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New Overdraft Fee Rules
The Attorney General provides Consumer Alerts to inform the public of unfair, misleading, or deceptive business practices, and to provide information and guidance on other issues of concern. Consumer Alerts are not legal advice, legal authority, or a binding legal opinion from the Department of Attorney General.
new overdraft fee rules - 2010
The Federal Reserve Board has enacted new rules that prohibit banks from charging overdraft fees for ATM withdrawals or debit card purchases when a consumer does not have sufficient funds to cover the transaction, unless the consumer has affirmatively consented to the bank's overdraft protection service for those transactions. Overdraft protection service refers to a bank covering or paying an ATM withdrawal or debit card purchase that overdraws the consumer's account. Consumers are generally charged a fee for this service. If consumers choose not to have overdraft protection, transactions that would have caused their accounts to go into a negative balance will be declined.
These new rules apply to new and existing accounts. For accounts that were opened prior to July 1, 2010, the new rules go into effect August 15, 2010. The new rules go into immediate effect for accounts opened on or after July 1, 2010.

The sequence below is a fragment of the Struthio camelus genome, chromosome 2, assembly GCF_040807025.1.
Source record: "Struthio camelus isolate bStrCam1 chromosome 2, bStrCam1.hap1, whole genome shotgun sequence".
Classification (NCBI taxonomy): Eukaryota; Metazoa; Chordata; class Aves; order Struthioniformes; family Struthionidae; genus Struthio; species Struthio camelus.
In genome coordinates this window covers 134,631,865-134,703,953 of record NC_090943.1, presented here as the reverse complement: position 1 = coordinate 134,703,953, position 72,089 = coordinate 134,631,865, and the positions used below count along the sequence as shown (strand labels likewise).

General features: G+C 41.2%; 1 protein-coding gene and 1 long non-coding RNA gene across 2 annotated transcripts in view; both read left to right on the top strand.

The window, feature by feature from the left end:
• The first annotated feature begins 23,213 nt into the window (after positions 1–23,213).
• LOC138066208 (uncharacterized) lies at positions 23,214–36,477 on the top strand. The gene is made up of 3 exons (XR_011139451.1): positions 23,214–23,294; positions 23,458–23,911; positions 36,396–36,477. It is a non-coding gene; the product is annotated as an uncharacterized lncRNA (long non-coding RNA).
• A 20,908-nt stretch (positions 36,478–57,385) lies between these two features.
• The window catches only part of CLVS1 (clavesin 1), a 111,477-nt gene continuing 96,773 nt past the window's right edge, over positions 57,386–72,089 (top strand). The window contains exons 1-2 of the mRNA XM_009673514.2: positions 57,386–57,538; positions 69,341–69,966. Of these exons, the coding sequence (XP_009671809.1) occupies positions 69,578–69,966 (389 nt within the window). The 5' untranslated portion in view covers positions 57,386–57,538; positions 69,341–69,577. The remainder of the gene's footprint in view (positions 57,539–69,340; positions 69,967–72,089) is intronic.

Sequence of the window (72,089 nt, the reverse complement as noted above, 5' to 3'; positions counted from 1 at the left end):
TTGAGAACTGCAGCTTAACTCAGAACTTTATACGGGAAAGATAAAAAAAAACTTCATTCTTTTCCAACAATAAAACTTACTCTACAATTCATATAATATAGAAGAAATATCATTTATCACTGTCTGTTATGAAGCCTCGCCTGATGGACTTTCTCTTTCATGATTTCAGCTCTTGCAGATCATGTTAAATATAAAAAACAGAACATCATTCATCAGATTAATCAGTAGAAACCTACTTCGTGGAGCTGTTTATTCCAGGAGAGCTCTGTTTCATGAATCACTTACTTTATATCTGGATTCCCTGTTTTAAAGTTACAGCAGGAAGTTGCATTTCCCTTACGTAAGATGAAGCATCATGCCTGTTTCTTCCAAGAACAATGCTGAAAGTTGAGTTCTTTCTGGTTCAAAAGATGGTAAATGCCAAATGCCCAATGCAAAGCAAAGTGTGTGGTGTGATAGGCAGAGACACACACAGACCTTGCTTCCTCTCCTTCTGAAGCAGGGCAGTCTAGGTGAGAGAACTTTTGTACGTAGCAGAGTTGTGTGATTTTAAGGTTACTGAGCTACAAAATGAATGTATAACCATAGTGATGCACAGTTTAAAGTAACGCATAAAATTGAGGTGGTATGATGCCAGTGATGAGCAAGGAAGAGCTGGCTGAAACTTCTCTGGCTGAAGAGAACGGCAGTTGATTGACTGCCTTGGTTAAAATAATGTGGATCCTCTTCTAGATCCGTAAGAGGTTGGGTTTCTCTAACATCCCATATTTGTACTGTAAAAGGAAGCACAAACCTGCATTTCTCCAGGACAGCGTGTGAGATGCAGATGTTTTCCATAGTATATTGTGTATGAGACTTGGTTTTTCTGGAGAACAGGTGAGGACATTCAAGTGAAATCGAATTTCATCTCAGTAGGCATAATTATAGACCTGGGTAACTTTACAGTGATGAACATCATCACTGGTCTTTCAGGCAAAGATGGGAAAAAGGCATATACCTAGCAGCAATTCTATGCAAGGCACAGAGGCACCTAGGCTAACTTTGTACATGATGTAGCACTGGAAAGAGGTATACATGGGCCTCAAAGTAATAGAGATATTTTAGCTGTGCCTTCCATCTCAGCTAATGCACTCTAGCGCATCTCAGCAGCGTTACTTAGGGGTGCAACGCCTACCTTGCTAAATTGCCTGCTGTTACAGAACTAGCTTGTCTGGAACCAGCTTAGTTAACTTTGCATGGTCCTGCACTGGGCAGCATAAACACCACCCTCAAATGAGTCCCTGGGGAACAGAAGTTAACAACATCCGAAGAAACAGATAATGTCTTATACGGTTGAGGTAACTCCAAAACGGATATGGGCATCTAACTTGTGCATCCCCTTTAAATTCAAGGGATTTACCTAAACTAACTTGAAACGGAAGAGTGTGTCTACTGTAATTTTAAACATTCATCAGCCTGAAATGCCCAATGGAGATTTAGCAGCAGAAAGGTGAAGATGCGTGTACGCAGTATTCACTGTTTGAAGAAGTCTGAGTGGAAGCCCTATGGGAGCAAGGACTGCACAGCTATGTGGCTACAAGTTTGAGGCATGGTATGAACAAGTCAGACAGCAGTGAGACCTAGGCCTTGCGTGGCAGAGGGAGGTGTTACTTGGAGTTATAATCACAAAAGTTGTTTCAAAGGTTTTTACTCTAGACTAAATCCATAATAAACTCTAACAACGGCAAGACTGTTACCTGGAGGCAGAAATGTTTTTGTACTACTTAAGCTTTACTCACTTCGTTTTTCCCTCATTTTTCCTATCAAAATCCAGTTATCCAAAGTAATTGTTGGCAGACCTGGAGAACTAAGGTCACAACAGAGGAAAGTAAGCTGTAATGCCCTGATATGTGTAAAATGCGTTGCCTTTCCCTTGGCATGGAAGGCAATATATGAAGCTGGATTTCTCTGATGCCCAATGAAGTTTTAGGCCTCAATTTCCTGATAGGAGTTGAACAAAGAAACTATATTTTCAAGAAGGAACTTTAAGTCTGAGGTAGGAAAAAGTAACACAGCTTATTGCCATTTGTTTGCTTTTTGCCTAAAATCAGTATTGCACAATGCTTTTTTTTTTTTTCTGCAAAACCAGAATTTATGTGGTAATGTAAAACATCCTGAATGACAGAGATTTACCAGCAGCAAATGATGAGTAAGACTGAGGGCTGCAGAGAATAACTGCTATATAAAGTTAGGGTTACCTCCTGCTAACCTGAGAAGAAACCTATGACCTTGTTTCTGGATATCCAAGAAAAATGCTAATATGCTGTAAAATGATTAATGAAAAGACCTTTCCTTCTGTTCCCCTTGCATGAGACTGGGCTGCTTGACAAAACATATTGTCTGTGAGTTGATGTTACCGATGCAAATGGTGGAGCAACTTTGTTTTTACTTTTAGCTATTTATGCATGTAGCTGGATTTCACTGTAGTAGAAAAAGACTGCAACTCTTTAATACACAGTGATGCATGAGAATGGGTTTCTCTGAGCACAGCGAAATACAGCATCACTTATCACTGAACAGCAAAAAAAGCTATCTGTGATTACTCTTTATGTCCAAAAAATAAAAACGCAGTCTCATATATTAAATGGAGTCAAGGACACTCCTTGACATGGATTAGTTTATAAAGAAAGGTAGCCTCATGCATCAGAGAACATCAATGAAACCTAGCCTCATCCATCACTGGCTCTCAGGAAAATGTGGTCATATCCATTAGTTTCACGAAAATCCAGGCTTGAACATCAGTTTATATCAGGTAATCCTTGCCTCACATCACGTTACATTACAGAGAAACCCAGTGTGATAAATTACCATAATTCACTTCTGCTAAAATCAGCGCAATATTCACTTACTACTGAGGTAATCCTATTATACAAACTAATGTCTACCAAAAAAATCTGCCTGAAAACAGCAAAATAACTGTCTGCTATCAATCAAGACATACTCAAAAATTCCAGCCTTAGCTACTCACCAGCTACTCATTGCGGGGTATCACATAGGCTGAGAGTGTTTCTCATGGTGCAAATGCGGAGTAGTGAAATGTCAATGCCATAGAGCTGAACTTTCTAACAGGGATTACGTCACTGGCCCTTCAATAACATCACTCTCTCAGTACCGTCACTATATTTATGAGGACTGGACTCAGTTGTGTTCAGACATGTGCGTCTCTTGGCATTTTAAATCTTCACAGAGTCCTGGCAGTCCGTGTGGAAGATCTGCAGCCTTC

Banks must provide notice of overdraft protection services to consumers.
Before opting in to a bank's overdraft protection service for ATM withdrawals and debit card purchases, consumers must be provided written notice. In addition to explaining the overdraft fees, the notice to consumers must explain their right to affirmatively consent to payment of overdrafts for ATM withdrawals and debit card purchases. Further, if the bank offers, as an alternative for bank payment of overdrafts, a line of credit or a service that transfers funds from another account, that information must also be included in the notice to consumers. If a consumer does not respond to the notice by affirmatively consenting to overdraft protection, overdrafts will not be paid by the bank.
The consumer may opt in to the overdraft protection service at any time in the manner described in the notice. The consumer may also revoke consent at any time. The consumer's affirmative consent to the bank's overdraft protection service remains effective until revoked by the consumer or until the bank terminates the service.
Banks may not discriminate against consumers who choose not to opt in to the overdraft protection service for ATM withdrawals and debit card purchases.
These new rules only apply to overdraft fees resulting from ATM withdrawals or debit card purchases. Banks may not require consumers to accept overdraft protection for ATM withdrawals and debit card purchases as a condition for the payment of any overdrafts for checks or other types of transactions. Further, a bank may not decline to pay checks, ACH transactions, or other types of transactions that overdraw the consumer's account because the consumer has not affirmatively consented to the bank's overdraft protection service for ATM and debit card transactions. Additionally, a bank must provide to consumers who do not affirmatively consent to the bank's overdraft protection for these transactions the same account terms, conditions, and features that it provides to consumers who affirmatively consent, except for the overdraft service for ATM withdrawals and debit card purchases.
CONTACT THE ATTORNEY GENERAL'S CONSUMER PROTECTION DIVISION
Consumers may contact the Attorney General's Consumer Protection Division at:
Consumer Protection Division
Toll free: 877-765-8388
www.michigan.gov/ag (online complaint form)
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